A New, New Reich?

A History of West Germany Volume 1: From Shadow to Substance, 1945–1963; Volume 2: Democracy and Its Discontents, 1963–1988

by Dennis L. Bark and David R. Gress
Basil Blackwell, Vol. 2, 567 pp., $34.95 each volume

The Federal Republic of Germany at Forty

edited by Peter H. Merkl
New York University Press, 505 pp., $20.00 (paper)

Germany, America, Europe: Forty Years of German Foreign Policy

by Wolfram F. Hanrieder
Yale University Press, 509 pp., $29.95

Die Erinnerungen

by Franz Josef Strauss
Siedler Verlag, 575 pp., DM58

Men and Powers: A Political Retrospective

by Helmut Schmidt, translated by Ruth Hein
Random House

La Nation orpheline: Les Allemagnes en Europe

by Anne-Marie Le Gloannec
Calmann-Lévy, 308 pp., 130.00F

The Germans: Rich, Bothered and Divided the fall)

by David Marsh
Century (a revised edition will be published by St. Martin's Press in, 364 pp., £16.95

A German Identity, 1770–1990

by Harold James
Routledge, 240 pp., $25.00

At the end of October, an international colloquium of scholars gathered at Harvard University to commemorate the fortieth birthday of the German Federal Republic and found themselves, as they read accounts of the demonstrations in Leipzig and the mounting tide of East Germans fleeing to the West, contemplating the possibility that there might not be a forty-first.1 The novelist Peter Schneider, the author of Der Mauerspringer (The Wall Jumper), put the prospective dilemma in its starkest terms. “If the GDR comes to the door and says ‘You’ve been saying you loved me for forty years. Here I am! Take me!’ how can anyone forbid the union?” The conferees laughed uneasily and talked of the necessity of giving European unity precedence over that of Germany, but no one was very clear about how that might be managed.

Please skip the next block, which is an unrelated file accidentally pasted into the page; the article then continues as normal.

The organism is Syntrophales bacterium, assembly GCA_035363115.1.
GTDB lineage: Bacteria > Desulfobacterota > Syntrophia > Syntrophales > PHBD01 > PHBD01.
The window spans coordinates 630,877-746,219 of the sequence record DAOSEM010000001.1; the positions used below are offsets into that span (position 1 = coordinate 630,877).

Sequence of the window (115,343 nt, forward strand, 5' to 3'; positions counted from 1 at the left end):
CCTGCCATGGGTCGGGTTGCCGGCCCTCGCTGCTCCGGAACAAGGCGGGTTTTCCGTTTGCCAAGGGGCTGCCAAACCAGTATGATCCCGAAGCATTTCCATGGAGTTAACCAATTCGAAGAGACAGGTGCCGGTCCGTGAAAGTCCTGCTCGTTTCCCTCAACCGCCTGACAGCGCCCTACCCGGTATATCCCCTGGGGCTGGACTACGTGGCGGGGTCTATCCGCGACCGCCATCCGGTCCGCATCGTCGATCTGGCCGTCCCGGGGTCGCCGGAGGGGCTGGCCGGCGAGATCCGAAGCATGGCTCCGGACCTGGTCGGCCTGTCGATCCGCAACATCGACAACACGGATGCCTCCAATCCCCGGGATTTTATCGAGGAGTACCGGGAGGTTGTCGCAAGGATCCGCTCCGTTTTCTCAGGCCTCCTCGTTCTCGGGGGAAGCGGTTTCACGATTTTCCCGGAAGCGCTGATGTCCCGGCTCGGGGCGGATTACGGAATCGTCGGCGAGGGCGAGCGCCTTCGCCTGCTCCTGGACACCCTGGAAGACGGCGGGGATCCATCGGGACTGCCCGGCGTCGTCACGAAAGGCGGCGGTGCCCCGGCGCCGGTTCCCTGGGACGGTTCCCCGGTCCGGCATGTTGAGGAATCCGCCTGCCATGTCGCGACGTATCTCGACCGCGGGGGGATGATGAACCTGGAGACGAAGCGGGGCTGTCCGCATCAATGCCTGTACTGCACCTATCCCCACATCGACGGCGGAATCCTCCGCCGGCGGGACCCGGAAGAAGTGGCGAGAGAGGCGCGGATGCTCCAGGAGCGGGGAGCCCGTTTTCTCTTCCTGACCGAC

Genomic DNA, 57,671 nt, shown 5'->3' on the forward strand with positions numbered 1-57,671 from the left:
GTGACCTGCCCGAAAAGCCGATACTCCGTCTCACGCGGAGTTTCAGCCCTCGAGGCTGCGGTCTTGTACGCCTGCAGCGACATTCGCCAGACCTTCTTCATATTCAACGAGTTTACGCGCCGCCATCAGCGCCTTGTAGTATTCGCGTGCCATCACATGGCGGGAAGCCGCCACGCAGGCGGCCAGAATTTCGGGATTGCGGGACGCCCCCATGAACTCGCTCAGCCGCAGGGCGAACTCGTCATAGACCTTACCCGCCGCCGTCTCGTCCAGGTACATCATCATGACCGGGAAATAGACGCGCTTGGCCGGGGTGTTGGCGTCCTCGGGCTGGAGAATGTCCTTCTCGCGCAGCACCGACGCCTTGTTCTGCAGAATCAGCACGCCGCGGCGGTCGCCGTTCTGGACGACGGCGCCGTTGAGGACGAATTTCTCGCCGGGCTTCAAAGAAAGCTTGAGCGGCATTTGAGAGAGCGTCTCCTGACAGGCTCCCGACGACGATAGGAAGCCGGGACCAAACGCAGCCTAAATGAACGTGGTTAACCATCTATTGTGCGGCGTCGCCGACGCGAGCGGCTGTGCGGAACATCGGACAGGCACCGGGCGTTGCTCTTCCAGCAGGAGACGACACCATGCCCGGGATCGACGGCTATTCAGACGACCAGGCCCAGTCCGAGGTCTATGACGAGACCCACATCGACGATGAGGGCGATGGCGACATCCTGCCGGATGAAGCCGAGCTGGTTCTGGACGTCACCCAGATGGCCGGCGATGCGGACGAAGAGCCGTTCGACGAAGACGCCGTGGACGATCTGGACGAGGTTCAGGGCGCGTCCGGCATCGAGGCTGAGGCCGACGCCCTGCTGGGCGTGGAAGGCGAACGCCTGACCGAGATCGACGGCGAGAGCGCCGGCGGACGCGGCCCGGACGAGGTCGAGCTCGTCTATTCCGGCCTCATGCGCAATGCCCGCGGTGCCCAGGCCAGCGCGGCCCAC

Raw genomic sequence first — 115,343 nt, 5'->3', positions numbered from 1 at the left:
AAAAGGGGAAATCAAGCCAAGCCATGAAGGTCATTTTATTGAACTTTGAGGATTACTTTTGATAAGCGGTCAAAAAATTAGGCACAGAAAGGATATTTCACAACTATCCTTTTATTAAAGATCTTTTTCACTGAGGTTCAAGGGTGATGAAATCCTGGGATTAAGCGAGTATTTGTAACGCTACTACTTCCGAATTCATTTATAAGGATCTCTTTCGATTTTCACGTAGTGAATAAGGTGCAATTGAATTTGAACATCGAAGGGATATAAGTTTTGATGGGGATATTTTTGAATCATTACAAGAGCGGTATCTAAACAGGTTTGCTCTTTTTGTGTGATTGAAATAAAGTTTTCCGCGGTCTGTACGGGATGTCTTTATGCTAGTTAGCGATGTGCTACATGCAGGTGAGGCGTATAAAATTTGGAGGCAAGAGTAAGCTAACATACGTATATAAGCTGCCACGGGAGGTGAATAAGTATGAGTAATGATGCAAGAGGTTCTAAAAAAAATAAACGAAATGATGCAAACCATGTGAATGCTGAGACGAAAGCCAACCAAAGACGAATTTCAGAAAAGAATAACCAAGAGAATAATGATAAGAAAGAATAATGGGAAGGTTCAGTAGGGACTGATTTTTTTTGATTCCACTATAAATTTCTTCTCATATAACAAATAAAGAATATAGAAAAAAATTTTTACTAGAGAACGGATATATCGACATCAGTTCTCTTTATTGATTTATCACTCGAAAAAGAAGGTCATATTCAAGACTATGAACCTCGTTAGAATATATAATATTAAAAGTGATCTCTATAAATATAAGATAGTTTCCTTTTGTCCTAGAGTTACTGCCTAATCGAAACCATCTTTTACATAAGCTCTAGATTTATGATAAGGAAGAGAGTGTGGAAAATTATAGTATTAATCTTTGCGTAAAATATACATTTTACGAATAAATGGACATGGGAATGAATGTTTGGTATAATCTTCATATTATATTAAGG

Nor has that question been answered now that the possibility of Mr. Schneider’s script being enacted has become much greater than it was in October. During the past weeks, the newspapers and the air waves have been full of statements by European leaders from Whitehall to Warsaw intimating that they would prefer German reunification to be adjourned to the Greek calends. Mrs. Thatcher, to be sure, has intimated that she might settle for ten or fifteen years, and Mr. Gorbachev has told President François Mitterrand that reunification might be a suitable subject for discussion at an all-European conference meeting sometime next year, but neither betrayed the remotest degree of warmth for the idea.

Even President Bush has abandoned his earlier position that the possibility of reunification should be a source of concern to no one. Although it is apparently now the administration’s position that it would not in principle oppose reunification if it were to come as a result of free elections, in the wake of the Malta summit the President talked of additional conditions, telling his allies in Brussels that

unification should occur in the context of Germany’s continuing commitment to NATO, an increasingly integrated European Community, and with due regard to the legal role and responsibilities of the Allied powers. In the interest of general European stability, moves toward unification must be peaceful, gradual and part of a step-by-step basis [sic]. And lastly, on the question of borders, we should reiterate our support for the Helsinki Final Act.2

Leaving aside the question of whether the Soviet Union could be expected to agree with any form of reunification in which the Federal Republic’s present Western connection was made to apply to the new united state, Mr. Bush was noncommittal about how he intended to go about imposing these terms, and observers in Germany were skeptical about the feasibility of any restraints. “With the announcement of free travel [by the East German government],” wrote Josef Joffe, the foreign editor of the Süddeutsche Zeitung, “de facto reunification has already been proclaimed…. How much can governments slow this process? Governments can sign treaties, but diplomacy is not equipped to deal with mass…

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